The World Beer Cup is a bi-annual competition started by the Brewers Association in 1996 “to celebrate the art and science of brewing by recognizing outstanding achievement.” It has come to be known as the Olympics of beer.
Once every two years, a large and carefully selected panel of judges comprised of brewers, consultants, industry suppliers and writers conducts blind judging of a huge number of entries. This year there were 3,330 beers entered. Judges must have formal beverage tasting training and regularly participate in tastings or competitions. They have no knowledge of the brands as they do their judging.
As the awards ceremony is one of the premier events for craft brewers, the gala is a large, impressive affair. Sean Paxton, the highly regarded “Homebrew Chef,” was enlisted to plan the meal for over 2,000 attendees.
What I found most remarkable about the menu was not the pairing of various beers with different courses, but the use of beer and the base ingredients of beer in every dish on the menu. Among the many examples were Amarillo hop-encrusted nuts, Cascade hop-infused honey, barley soup, double IPA vinaigrette dressing and wort (unfermented beer).
After the serving of the meal was complete, the presentation of awards began.
Sadly, while the Southeast may have the best college football teams in the world (by a wide margin) we are in sorry shape when it comes to brewing. I must take care to note that just as plenty of great movies go unrecognized at the Academy Awards, plenty of great beers do not win medals in large competitions. Still, it says something about our region’s beer culture that only 4 of 268 awards went to Southeastern breweries—a mere one and a half percent.
The only production brewery in the Southeast that received an award was Sweetwater. Its Creeper won gold in the Wood- and Barrel-Aged Sour Beer category. The other three awards for our region went to brewpubs: Blackstone Brewing Co. of Nashville won bronze for their Chaser Pale in the German-style Kölsch category, the Gordon Biersch Brewery Restaurant in Chattanooga won bronze for their Golden Export in the Münchner-Style Helles category, and even brewery-rich North Carolina only pulled in one medal—Outer Banks Brewing took silver for their Lemon Grass Wheat Ale in the Herb and Spice Beer category.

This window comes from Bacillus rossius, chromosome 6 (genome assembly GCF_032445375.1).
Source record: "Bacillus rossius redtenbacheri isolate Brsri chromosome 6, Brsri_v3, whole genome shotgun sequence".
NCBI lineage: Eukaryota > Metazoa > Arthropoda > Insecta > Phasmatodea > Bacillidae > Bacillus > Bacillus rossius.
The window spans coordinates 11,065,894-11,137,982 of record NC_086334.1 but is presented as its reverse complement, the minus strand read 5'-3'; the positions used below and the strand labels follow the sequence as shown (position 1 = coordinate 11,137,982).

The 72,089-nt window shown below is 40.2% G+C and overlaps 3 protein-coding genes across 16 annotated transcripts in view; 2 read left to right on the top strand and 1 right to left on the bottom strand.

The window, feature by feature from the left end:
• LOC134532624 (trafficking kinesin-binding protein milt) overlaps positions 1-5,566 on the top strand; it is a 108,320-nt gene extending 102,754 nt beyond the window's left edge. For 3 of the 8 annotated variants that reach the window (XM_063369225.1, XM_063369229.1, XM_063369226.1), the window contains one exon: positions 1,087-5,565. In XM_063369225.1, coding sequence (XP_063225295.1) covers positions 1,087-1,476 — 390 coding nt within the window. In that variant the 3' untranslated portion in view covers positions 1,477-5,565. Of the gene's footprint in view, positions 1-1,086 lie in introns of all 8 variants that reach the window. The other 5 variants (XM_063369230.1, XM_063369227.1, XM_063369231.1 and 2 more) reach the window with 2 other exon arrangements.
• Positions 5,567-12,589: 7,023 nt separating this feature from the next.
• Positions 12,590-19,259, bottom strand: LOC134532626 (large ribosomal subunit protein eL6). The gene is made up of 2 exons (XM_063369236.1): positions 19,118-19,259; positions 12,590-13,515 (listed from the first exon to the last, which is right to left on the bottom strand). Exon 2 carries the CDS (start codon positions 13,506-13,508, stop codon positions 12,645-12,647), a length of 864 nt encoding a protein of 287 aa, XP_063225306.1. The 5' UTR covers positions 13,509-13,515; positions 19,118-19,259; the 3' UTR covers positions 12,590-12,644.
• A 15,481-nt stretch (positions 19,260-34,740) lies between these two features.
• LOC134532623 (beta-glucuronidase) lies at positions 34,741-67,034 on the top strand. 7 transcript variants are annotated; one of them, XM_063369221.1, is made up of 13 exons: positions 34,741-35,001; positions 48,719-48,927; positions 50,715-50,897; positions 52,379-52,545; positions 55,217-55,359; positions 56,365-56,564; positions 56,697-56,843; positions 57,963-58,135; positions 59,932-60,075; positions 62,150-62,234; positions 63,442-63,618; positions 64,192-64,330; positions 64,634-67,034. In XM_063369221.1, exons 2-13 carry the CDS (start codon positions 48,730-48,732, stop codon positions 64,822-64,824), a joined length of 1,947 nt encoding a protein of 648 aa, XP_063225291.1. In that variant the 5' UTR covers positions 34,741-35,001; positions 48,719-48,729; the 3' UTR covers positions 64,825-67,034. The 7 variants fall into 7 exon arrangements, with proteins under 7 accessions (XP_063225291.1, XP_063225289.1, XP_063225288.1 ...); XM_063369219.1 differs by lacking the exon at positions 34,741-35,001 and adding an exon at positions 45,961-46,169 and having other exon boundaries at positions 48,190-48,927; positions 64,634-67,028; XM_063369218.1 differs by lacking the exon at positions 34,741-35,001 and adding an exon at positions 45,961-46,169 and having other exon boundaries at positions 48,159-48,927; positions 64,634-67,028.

Not surprisingly, California was the big winner of the night, with its breweries entering almost double the number of beers (395) of any other state and winning more than three times the number of medals (45) won by any other state. California won more than 16 percent of the medals awarded in the entire competition and, clearly, sets the standard for beer culture in the United States.
I find it very interesting that there is almost no overlap between the “top beers” lists at Beer Advocate and RateBeer and the list of winners of the World Beer Cup. The former are determined by consumer reviews while the latter is determined by trained judges. There are a number of factors involved, and one shouldn’t draw too many firm conclusions based on this disparity, but I think it’s safe to say there is some degree of disconnect between what beer enthusiasts love to drink and what wins medals in organized competitions.
I suspect Jason Malone of Birmingham’s own Good People Brewing understands that last point, as he chose not to enter any beer in the World Beer Cup. I spoke to him about the competition and he said that once he starts packaging his beer he’ll consider sending some in, but he doesn’t care enough about the competition to go out of his way to bottle beer especially for judging.
While all of these lists are interesting and can definitely help point you in the right direction for new beers worth trying, no one is a better judge of the beer you drink than you are. Drink what you love, whether that’s PBR or the latest one-off bourbon barrel-aged double imperial stout with maple syrup and ancho chiles.
“Hopped Up” is a weekly brew review by Danner Kline, founder of Free the Hops and co-organizer of the annual Magic City Brewfest. Send your feedback to firstname.lastname@example.org